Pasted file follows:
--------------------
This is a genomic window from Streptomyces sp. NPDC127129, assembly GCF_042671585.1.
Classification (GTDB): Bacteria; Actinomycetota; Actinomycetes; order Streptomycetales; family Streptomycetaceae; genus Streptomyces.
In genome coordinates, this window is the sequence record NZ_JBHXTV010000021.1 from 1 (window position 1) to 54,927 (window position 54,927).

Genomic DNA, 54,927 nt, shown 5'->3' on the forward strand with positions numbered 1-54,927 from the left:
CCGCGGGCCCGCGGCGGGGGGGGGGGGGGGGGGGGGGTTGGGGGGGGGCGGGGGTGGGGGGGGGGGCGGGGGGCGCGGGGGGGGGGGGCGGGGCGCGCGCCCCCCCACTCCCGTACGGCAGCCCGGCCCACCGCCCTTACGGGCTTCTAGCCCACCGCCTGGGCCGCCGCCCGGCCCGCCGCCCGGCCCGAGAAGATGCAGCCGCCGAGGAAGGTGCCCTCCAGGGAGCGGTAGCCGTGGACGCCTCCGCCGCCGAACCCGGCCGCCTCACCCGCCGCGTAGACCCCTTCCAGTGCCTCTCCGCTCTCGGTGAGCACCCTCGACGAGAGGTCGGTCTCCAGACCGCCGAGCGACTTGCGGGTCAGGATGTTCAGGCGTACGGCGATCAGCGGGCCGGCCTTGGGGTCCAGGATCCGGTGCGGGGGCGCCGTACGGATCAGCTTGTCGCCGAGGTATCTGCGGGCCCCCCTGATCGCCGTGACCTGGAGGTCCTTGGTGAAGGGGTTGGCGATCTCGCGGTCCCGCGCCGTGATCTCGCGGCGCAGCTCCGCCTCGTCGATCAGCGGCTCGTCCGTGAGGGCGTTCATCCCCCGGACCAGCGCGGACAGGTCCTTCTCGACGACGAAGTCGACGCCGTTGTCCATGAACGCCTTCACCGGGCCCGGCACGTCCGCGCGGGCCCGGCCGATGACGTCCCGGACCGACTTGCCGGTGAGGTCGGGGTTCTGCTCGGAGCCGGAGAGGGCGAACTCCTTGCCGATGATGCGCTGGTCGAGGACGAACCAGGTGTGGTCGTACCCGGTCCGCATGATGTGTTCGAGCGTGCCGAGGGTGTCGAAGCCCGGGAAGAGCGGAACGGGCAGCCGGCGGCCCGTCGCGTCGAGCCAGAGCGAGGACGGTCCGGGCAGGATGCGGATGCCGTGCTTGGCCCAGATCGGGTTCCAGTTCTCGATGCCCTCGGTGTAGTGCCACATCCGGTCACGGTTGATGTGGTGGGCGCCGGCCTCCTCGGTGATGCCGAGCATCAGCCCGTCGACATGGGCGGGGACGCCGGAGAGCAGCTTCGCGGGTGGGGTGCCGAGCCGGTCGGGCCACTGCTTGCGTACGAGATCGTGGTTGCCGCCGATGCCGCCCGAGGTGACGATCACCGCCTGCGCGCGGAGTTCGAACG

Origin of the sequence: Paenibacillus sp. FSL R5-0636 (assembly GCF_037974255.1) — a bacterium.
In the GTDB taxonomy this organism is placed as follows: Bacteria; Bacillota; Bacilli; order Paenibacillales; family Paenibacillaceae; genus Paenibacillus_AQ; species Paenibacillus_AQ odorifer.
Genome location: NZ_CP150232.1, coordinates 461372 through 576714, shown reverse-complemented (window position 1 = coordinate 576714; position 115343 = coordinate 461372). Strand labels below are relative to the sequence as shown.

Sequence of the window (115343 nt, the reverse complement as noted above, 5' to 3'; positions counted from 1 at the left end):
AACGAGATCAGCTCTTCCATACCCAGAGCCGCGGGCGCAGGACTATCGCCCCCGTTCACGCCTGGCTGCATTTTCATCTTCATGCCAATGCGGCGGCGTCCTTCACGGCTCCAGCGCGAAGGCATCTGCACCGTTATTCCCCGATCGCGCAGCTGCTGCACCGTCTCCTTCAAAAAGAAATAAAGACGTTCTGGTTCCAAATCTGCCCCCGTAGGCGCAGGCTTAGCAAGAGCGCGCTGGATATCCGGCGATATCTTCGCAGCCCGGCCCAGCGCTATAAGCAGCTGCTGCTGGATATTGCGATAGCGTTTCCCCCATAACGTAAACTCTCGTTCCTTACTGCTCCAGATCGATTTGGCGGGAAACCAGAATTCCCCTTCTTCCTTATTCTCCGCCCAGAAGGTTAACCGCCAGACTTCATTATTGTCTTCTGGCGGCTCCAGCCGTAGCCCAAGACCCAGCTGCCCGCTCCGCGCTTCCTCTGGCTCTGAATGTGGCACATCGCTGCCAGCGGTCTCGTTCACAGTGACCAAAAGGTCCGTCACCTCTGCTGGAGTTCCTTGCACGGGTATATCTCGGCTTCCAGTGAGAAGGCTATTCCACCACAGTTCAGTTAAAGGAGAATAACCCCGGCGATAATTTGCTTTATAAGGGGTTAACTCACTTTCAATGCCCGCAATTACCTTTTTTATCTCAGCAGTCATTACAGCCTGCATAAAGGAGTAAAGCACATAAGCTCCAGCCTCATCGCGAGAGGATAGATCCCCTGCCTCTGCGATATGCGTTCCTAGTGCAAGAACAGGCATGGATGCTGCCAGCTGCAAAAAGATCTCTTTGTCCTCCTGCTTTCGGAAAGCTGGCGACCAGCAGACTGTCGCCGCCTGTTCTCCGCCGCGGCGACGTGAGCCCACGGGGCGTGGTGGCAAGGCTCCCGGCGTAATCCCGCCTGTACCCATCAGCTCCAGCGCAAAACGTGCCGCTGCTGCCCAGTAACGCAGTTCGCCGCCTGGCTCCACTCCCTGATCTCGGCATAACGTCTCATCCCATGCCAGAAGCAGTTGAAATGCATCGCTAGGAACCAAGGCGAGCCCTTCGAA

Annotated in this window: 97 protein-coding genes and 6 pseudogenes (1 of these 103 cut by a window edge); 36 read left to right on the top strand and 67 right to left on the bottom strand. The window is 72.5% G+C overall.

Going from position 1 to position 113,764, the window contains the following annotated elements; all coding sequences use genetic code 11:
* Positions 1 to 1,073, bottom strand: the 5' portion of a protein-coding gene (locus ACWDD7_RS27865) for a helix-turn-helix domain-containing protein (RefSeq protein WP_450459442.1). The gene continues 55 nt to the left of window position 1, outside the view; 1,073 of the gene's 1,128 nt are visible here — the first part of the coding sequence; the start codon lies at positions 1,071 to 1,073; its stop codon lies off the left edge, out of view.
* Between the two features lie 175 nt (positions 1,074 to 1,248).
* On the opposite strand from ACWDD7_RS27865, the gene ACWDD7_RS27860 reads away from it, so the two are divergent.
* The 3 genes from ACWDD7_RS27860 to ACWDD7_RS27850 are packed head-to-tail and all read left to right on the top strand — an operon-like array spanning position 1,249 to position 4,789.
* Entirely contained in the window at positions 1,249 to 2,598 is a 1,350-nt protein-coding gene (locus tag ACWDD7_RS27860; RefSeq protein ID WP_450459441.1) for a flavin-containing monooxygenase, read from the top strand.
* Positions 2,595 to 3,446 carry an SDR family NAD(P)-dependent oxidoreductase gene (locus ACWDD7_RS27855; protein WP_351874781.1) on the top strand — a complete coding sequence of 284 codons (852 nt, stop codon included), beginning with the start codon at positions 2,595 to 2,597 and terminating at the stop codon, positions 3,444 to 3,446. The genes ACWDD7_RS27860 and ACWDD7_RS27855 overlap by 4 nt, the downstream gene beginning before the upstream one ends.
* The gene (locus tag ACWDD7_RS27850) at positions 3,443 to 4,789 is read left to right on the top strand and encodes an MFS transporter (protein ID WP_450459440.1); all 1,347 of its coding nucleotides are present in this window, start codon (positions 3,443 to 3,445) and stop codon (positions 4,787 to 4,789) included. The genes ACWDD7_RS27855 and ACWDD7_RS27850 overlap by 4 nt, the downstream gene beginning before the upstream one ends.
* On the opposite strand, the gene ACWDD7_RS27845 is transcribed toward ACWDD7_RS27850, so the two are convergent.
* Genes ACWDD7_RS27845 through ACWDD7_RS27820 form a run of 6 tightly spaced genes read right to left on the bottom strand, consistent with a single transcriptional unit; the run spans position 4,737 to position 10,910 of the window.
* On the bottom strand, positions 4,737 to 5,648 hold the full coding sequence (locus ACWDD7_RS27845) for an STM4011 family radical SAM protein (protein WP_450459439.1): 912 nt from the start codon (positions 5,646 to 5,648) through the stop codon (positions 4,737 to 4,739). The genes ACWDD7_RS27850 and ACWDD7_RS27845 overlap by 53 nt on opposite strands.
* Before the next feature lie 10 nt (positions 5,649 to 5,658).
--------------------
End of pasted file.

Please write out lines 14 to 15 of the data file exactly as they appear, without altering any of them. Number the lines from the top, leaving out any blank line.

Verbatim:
* Between the two features lie 175 nt (positions 1,074 to 1,248).
* On the opposite strand from ACWDD7_RS27865, the gene ACWDD7_RS27860 reads away from it, so the two are divergent.